PANAMA CITY (Reuters) - Panamanians vote for a new president on Sunday in the closest contest in a generation with opponents of President Ricardo Martinelli seeking to thwart the business tycoon’s attempt to maintain an indirect grip on power.
Three candidates are just a few points apart in a campaign that has focused more on personality than policy.
Panama is a banking and trading hub and its successful canal has helped fuel the fastest economic growth in Latin America in recent years. Economic and social policies are expected to remain broadly in place whichever of the top candidates wins.
Opinion polls show ruling Democratic Change (CD) party candidate Jose Domingo Arias, whose running mate is Martinelli’s wife, neck and neck with moderate leftist ex-Panama City mayor Juan Carlos Navarro of the Democratic Revolutionary Party (PRD).
Just behind in third place is the Panamenista Party’s Juan Carlos Varela, the vice-president. Varela’s support helped Martinelli to get elected in 2009, but the two later fell out.
Martinelli, a supermarket magnate who won the presidency in 2009, is barred by law from running for re-election.
All three candidates pledge to continue large infrastructure projects, such as expanding Panama City’s new metro, and social programs like Martinelli’s $120 a month payment to Panamanians older than 70 and outside the social security system.
Instead of promising major policy changes, both Navarro and Varela say they are more transparent than Martinelli, whose administration has had to fend off allegations that the public works boom he presided over was tainted by corruption.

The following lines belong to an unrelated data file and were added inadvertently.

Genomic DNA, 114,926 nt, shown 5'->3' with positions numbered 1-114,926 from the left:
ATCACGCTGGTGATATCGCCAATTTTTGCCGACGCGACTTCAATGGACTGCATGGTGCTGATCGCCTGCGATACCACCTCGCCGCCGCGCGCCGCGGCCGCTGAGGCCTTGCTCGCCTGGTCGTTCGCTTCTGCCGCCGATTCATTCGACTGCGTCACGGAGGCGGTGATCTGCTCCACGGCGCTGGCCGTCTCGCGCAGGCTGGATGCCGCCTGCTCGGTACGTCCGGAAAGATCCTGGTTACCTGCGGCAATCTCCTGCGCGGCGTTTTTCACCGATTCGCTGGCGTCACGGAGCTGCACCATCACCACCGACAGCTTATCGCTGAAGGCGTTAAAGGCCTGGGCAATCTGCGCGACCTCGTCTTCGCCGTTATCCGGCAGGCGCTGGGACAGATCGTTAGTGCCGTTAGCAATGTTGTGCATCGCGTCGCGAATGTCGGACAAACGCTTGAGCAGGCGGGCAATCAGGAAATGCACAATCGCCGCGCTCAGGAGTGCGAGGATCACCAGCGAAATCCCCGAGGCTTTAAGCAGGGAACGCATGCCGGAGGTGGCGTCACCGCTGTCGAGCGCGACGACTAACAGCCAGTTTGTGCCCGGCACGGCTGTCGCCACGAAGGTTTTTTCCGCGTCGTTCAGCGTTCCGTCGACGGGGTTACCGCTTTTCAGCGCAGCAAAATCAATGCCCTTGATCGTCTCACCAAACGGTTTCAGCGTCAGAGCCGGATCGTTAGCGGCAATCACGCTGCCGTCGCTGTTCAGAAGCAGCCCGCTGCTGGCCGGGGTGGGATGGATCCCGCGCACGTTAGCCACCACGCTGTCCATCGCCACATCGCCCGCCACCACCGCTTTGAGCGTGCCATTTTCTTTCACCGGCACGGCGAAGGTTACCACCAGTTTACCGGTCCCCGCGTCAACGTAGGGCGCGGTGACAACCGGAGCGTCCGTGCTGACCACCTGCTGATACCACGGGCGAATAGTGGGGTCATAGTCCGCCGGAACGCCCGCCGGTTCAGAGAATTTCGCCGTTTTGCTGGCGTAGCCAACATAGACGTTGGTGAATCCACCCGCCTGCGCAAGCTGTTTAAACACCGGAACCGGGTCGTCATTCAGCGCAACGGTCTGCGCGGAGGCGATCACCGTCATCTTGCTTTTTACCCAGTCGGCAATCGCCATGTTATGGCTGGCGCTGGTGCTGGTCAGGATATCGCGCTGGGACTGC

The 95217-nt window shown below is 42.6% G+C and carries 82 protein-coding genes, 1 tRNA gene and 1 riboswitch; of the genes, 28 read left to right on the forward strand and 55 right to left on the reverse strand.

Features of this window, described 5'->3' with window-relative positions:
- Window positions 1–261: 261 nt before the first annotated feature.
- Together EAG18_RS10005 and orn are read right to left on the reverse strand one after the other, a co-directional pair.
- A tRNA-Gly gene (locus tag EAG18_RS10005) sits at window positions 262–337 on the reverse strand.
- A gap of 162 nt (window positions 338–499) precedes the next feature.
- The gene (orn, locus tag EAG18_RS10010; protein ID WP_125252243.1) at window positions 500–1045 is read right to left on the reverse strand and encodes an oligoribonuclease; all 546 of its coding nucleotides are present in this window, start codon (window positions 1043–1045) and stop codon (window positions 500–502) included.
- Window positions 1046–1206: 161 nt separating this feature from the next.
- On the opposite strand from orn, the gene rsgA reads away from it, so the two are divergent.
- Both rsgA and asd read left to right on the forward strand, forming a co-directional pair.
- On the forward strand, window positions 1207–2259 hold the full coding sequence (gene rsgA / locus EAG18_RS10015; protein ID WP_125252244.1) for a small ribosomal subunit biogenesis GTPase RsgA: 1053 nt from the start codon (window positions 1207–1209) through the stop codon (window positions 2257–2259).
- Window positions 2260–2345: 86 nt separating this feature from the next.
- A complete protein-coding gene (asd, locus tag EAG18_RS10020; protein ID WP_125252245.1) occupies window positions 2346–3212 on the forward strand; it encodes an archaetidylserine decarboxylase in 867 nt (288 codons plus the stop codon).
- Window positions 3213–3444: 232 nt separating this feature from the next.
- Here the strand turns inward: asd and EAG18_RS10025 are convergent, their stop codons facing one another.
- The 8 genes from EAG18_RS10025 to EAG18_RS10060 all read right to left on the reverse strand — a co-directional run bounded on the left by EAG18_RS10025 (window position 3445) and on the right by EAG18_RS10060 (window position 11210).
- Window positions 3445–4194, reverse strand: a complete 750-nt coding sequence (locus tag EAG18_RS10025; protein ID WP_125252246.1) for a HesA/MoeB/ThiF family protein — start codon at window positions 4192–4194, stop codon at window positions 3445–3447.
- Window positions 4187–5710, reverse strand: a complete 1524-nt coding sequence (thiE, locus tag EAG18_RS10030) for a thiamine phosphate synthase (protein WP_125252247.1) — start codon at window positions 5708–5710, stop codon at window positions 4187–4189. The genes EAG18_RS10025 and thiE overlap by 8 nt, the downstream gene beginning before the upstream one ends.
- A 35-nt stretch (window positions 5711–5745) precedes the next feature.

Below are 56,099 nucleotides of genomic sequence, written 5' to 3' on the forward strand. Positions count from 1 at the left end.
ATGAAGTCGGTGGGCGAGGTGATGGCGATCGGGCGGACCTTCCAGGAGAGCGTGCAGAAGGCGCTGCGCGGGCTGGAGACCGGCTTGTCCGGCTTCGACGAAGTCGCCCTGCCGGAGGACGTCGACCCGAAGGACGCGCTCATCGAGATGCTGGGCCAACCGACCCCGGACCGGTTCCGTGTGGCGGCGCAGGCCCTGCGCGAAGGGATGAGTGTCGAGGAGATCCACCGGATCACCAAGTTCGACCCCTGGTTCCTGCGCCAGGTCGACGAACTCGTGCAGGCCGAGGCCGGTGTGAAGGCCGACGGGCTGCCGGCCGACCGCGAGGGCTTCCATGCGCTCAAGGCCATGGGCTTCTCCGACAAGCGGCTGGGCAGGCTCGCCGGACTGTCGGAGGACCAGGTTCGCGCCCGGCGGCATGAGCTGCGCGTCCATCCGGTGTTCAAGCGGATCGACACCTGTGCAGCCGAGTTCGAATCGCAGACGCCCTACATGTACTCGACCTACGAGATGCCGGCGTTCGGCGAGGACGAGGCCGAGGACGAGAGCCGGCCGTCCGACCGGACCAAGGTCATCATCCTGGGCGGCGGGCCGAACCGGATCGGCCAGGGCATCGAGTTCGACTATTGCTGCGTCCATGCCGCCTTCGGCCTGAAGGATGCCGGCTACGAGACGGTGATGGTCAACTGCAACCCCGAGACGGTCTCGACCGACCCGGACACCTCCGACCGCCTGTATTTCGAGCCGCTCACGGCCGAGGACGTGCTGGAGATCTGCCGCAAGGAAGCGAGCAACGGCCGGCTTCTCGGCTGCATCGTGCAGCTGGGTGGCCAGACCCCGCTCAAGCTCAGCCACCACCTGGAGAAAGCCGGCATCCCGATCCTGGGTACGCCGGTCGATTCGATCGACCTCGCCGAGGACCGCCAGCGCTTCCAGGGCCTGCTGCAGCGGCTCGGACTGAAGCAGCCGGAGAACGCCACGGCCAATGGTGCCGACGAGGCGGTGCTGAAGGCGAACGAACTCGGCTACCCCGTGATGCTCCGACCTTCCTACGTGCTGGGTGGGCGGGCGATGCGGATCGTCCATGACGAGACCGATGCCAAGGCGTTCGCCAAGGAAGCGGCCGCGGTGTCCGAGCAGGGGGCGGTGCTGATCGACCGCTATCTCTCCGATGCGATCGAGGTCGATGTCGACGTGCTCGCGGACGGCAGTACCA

“We will be choosing between two different paths, re-election, imposition and backwardness, that is their way, or democracy, liberty and the future,” Navarro said recently.
The election is set to be the closest held in the isthmus nation since a U.S. military invasion in 1989 toppled military strongman Manuel Noriega.
The winner, elected by a simple majority on Sunday, will have to manage strong but slowing growth, adhere to a strict new fiscal responsibility law, and oversee the multi-billion dollar expansion of the Panama Canal, which briefly stalled earlier this year in a dispute with the building consortium.
Navarro and Varela both represent older Panamanian parties, while the CD is seen by many as a vehicle for Martinelli.
“People understand that Jose Domingo Arias is essentially there as a front for Martinelli,” said Orlando Perez, a Panama expert at Central Michigan University.
Martinelli’s wife Marta Linares de Martinelli became the CD candidate for vice president despite the constitution banning anyone closer than a fourth degree blood relation or of second degree “affinity” taking the job.
Martinelli’s opponents say this invalidates his wife, but he has rejected the claim. Vowing to keep up his strong public works spending and expand welfare program, the CD aims to be the
first party to win re-election in Panama’s recent history.
Under Martinelli’s watch, Panama’s economy has grown at an average rate of 8.2 percent a year. That has narrowed the gap between rich and poor, but many Panamanians still struggle.
“We may have much better infrastructure, the metro, a better economy, but this means nothing if at home we have nothing to eat,” said Luis Rodriguez, a 26-year-old nursing student.
Fitch analyst Lucila Broide told Reuters that the election would probably bring policy continuity, but that a contested result could create uncertainty.
Writing by Christine Murray; Editing by Dave Graham and Kieran Murray